Texas Laws Forces School Districts Into Privatization & Holds Democracy Hostage
Under HB 1842, if the district has a single school that is on the Improvement Required (IR) list for five consecutive years (IR5), the Texas Education Agency (TEA) can replace the democratically elected board with appointed managers or shut down the school.
The escape hatch? Use SB 1882 to partner IR5 schools with charters, surrendering governance of staff and curriculum, and TEA won’t replace the democratically elected board with appointed managers.
Let’s be clear about what this means…
The ultimatum: Under HB 1842, improve your test scores or TEA will replace your democratically elected board with appointed managers or close the school permanently. Don’t want to give up democracy? Under SB 1882, privatize your failing schools and TEA will leave your district’s democratically elected board alone.
The benefits of SB 1882 include two years off of accountability for the school district, still get ratings but it is not counted against the district, and the school gets extra money for the kids. These are short-term benefits that sound lovely for the price of long-term partnership/charter/privatization of a school.
To no surprise, HB 1842, made into law in 2015, is bipartisan bill sponsored by three Democrats and four Republicans. And SB 1882, made into law in 2017, is a bipartisan bill sponsored by three Democrats and four Republicans.
If the democratically elected board is replaced with appointed managers, this would be the first time TEA has taken over a district solely on the basis of test scores.
Parents, teachers, students, and community members in Houston Independent School District (HISD) are currently feeling the threatening ultimatum of HB 1842 and SB 1882 as they fight the closures of 10 public schools.
All 10 public schools are in black communities — one is in a Latinx community. This is not happening to public schools in white communities. Why? Because vital programs and resources have been systematically transferred to them leaving black students behind. They lack the resources to pass State of Texas Assessments of Academic Readiness (STAAR)let alone be college ready. Learn more about it from community members and education activists, Travis McGee and Tahir Charles, here.
Of those 10, HISD board members are facing pressure to partner six schools or face their replacement with appointed managers. The other four schools may face a closure/restart instituted by HISD in order to take care of it before TEA not only closes the schools but also replaces HISD board officials with appointed managers.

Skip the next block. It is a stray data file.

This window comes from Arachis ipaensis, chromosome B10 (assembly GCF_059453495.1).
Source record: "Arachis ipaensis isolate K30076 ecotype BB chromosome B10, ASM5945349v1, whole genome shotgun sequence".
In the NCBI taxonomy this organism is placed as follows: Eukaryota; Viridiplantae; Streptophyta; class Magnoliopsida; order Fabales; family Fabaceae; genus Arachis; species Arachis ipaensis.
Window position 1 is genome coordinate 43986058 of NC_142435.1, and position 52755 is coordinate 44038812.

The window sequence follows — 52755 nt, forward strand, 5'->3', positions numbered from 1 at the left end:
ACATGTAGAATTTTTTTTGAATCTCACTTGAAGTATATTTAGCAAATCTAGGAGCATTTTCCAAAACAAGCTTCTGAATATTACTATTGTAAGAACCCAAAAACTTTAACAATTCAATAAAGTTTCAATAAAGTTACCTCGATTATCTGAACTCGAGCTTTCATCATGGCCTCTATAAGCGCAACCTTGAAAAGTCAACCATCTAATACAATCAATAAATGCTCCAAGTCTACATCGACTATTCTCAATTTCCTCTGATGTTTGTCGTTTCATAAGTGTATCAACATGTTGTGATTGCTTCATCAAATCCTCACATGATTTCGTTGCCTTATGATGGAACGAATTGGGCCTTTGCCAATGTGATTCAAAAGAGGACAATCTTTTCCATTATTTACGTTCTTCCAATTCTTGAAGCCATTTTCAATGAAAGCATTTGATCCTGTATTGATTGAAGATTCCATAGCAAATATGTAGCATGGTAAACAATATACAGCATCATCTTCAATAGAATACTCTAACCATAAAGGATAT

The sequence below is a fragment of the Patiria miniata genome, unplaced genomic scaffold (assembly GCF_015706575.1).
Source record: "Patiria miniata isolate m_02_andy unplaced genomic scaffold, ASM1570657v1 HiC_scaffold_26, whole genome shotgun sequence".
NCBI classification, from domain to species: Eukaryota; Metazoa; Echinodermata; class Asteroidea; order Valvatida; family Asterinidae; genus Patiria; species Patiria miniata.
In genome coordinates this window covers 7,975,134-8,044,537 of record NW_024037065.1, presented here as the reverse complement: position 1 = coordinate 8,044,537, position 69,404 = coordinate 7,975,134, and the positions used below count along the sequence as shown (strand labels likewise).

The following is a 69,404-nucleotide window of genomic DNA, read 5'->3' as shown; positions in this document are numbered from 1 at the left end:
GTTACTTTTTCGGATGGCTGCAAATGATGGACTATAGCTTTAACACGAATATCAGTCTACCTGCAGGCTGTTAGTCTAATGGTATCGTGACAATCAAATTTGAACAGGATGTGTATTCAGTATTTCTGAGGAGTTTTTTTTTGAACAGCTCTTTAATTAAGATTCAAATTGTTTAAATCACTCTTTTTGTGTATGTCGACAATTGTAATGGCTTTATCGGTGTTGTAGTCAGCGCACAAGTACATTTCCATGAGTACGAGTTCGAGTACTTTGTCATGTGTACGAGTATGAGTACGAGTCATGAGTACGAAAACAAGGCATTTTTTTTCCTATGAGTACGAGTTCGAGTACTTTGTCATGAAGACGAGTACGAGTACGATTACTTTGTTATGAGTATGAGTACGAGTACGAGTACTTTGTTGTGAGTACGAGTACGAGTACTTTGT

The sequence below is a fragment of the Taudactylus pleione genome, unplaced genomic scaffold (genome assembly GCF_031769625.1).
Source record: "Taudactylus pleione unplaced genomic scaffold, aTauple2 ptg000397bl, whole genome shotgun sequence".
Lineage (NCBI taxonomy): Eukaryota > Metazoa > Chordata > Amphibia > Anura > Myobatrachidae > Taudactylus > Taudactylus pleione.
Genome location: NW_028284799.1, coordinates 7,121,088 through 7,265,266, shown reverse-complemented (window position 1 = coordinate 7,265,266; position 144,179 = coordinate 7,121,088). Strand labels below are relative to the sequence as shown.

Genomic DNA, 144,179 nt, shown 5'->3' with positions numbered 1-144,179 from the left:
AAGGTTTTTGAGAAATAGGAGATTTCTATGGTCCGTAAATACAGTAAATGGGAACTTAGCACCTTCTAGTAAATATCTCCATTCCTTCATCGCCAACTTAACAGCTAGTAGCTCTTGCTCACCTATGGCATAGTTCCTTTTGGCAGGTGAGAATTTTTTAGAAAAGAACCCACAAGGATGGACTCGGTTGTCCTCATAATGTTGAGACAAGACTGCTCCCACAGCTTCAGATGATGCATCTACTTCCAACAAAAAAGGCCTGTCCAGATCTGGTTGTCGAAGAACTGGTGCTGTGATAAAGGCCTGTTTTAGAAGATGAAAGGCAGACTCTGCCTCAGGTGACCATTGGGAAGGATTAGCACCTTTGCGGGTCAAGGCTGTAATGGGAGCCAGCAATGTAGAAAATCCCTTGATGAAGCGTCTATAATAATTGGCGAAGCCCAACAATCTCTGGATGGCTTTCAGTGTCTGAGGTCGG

The closure/restart of these six schools would displace students and staff, and it would re-open one grade level at a time. Students that will be displaced from this will be provided district transportation to non-IR schools. This is ignoring the district’s inability to maintain a bus schedule.
The staff? They would have to find jobs.
The end game of closure/restart would be to acquire a new County District Campus Number (CDCN) for the schools in IR5. What does a new CDCN mean for a school under HISD’s closure/restart? A new number means a clean slate on ratings for the next five years. However this is at the cost of the displacement of students and teachers.
Then to top it all off, HISD’s superintendent, Richard Carranza, has resigned and is now working in NYC school system. This is a huge blow for the future of HISD.
As students gear up for STAAR, little do they and most parents know that TEA does not decide the final passing score until after student scores are released. It is mandatory that TEA fails five percent of students taking the test putting them at a direct disadvantage [UPDATE: this is no longer in effect].
The bottom five percent are the schools in poor and black communities that don’t stand a chance against HB 1842 or SB 1882.
It’s almost like it’s systematic.
To join the fight, link up with HISD Parent Advocates.